Named by The Associated Press as one of the “Best Books to Get You Thinking About Food.”
The 18th century French epicure and gastronome, Jean Anthelme Brillat-Savarin once said, “
Tell me what you eat, and I will tell you what you are.”
And we believe that to be true. We love to see families that decide to spend time together in the kitchen or the dinner table and talking to people who value the food that goes into their bodies more than the other material things that surround them.
At Beekman 1802, we have a love for everything vintage. As recent as 50 years ago, design was much more focused on practicality and usability than wit and aesthetics. Given the whirring, beeping, fast-speed nature of modern society, pondering a vintage item seems to bring instant quiet and peace.
This is why we fell in love with Richard Snodgrass’ book, Kitchen Things (
you can buy it by clicking here)
Richard tells stories about how the utensils we choose can define who we are, how we live, and how lovingly we share food our family and friends. The stark photography and the storytelling make each item take on an unexpected emotional quality that clearly forms the links between the personality of the cook, the economic and cultural necessity of the times, and the influence of family tradition.
Richard kindly allowed us to present a small collection of photos from the book. We hope you enjoy as much as we did.
Squeezer | Misunderstanding makes the world go round. The result in most cases, I suspect, from differences of perception. Take this toothy fellow, for example. A co-worker from my wife’s office contributed it to this series, saying it was her garlic press. However, when I included it in an exhibition of my work, a woman informed me—in no uncertain terms, I might add—that it was a lemon slice squeezer. “Don’t be ridiculous,” said her friend, “it’s an ice cube crusher.” At this point, I have no idea what it is. No wars or divorces resulted from the above differences, though I can see how such misunderstandings can escalate. Added to that are the problems with perception itself. In his book The User Illusion, Tor Norretranders demonstrates how, of the estimated millions of bits of information that sweep through our senses at any given moment, only a tiny fraction reaches our awareness. The rest is simply discarded because we can’t process it all. What’s more, it seems our consciousness is on an inherent time-delay. There is approximately a half-second interval between the sensation of a pinprick and our conscious awareness of it. And in that half-second, our bodies can do miraculous things on their own, or interject all sorts of preconceived baggage. We think that we experience the world directly and that the self is the initiator of actions, but such is not the case. Our world is a simulation, a description of reality if you will, and we struggle to catch up with what we already know. All that and we haven’t even touched upon how the imagination gets involved. As I made this print, I was reminded of a Peter Max-like creature, something that might swim in an octopus’ garden with a yellow submarine. But as Mark, the owner of Sewickley Gallery who handles my work, hung it for a show, he told me, “I love the seagull.” My wife’s friend, however, probably had the last word when she heard about these divergent opinions: “I don’t know a thing about all that,” she said. “I just want to know when you’ll be done with my garlic press.”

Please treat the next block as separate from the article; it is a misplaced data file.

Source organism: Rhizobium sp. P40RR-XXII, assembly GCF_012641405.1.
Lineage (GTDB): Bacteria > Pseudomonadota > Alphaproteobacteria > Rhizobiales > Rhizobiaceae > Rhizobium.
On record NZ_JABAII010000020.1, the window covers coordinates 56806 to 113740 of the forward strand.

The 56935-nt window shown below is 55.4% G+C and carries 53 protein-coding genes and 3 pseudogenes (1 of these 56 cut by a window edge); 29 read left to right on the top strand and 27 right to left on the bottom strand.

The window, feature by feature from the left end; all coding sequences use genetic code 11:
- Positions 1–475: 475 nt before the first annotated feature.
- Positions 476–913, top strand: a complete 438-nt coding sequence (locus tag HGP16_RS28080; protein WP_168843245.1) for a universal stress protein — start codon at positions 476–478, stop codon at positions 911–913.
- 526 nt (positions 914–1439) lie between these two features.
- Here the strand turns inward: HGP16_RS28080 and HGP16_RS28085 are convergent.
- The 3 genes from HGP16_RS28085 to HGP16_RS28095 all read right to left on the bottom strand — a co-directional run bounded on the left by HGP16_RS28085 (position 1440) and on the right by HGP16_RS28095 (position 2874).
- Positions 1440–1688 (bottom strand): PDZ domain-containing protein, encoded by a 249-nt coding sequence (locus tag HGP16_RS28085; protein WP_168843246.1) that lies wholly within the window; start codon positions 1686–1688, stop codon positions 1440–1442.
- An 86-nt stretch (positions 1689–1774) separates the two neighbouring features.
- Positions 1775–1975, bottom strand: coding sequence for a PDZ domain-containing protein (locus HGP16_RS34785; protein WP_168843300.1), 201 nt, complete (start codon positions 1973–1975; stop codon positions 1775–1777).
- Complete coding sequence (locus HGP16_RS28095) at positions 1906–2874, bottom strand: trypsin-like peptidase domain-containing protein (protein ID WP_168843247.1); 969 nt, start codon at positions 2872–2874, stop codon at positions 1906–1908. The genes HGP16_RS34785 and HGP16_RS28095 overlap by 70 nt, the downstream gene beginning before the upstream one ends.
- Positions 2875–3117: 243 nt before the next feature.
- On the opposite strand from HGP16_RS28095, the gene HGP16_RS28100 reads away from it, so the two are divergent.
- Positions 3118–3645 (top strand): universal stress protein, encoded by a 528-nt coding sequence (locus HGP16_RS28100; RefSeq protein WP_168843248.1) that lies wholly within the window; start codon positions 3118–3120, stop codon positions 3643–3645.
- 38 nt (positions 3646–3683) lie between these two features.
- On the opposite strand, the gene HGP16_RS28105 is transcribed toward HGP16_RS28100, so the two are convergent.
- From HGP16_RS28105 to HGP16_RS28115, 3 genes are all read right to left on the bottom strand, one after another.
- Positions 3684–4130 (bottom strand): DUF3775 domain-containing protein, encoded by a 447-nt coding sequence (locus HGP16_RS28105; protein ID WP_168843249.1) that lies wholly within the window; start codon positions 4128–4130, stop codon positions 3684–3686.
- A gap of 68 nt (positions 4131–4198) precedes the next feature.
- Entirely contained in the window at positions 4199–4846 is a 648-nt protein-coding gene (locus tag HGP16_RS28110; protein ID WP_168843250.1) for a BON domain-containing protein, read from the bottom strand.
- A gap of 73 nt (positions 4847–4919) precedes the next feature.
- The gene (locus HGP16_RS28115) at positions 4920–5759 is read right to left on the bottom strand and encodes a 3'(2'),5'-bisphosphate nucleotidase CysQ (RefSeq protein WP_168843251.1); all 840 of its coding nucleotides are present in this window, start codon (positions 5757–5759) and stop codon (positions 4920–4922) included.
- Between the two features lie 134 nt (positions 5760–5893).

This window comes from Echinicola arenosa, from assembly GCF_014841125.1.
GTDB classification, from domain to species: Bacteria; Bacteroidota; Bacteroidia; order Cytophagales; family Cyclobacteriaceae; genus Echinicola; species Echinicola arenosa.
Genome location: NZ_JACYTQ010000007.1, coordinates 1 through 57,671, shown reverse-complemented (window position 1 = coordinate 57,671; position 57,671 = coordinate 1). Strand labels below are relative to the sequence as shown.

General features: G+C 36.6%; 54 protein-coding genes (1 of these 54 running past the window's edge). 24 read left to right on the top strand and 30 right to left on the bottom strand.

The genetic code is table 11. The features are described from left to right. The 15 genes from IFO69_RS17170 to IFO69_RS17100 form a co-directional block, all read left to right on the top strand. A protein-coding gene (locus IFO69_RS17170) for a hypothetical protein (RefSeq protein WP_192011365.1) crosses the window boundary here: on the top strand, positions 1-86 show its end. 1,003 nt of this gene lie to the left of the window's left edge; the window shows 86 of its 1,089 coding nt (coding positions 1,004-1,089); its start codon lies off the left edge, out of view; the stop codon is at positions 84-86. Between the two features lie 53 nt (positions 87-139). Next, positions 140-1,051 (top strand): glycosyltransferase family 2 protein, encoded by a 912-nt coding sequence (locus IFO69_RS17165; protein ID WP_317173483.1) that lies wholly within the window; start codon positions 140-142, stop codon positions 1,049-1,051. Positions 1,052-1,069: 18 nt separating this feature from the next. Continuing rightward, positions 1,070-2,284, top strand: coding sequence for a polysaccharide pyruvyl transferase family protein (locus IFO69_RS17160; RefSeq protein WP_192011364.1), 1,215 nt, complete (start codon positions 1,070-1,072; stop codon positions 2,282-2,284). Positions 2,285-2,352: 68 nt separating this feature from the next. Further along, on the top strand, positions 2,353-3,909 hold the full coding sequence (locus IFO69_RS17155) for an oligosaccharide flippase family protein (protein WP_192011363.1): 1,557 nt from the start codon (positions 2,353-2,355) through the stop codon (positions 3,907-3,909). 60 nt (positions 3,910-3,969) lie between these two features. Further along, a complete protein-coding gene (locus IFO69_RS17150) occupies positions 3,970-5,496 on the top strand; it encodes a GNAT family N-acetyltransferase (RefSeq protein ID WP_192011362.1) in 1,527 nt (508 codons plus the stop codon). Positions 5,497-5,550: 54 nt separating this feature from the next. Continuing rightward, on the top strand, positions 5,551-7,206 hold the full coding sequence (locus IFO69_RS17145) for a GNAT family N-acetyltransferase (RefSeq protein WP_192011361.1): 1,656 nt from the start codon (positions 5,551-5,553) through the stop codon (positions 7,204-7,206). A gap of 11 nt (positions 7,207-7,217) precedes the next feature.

Rolling Pin | “Nothing says baking like a rolling pin,” I say. “Too bad we don’t have one.” “Hold your horses,” Marty says. I am then presented with the south-end-of-Marty-headed-north as she gets down on hands and knees and begins rooting through the cabinet under the dry sink. In a moment, arm inverted, she waggles a rolling pin over her back. “Ah, another sacred relic of Grandma Beard,” I say. “Nope. Great Aunt Mary E,” she says, back on her feet. “Other side of the family.” I knew of Great Aunt Mary E (as opposed to Great Aunt Mary D) as the spinster on Marty’s grandparents’ farm. G.A.M.E. came to her brother’s farm after she bit her other sister-in-law on the ankle. There she took over the cooking chores. Whether anyone wanted her to or not. Rolling pins come in two general varieties. Rods are basically wooden pins like broom sticks, some thick, some thin, often referred to as the French or Asian style. Rollers, such as the one pictured here, have a revolving barrel that encase the shaft, theoretically making rolling the dough easier. In addition to being the traditional weapon in popular culture of the angry housewife, they are also handy for running over one’s thighs for poor circulation—but I’m not dispensing medical advice. Great Aunt Mary E’s specialty was icebox butterscotch cookies. I say to Marty that the cookies must be a treasured holiday memory. “Not really,” she replies. “They were always rock hard, even soaking them in milk didn’t phase them, and her recipe was for 17 dozen so we had to eat them forever. My teeth hurt just thinking about them.” “Didn’t anyone ever tell her not to make so many?” “Are you kidding?” Marty says. “You’d never say a thing like that to Great Aunt Mary E. She wouldn’t even allow anyone near the kitchen when she was cooking.” The woman was tiny, but formidable. Family legend has it that, when Great Aunt Mary E was in full flight, everyone kept their ankles covered.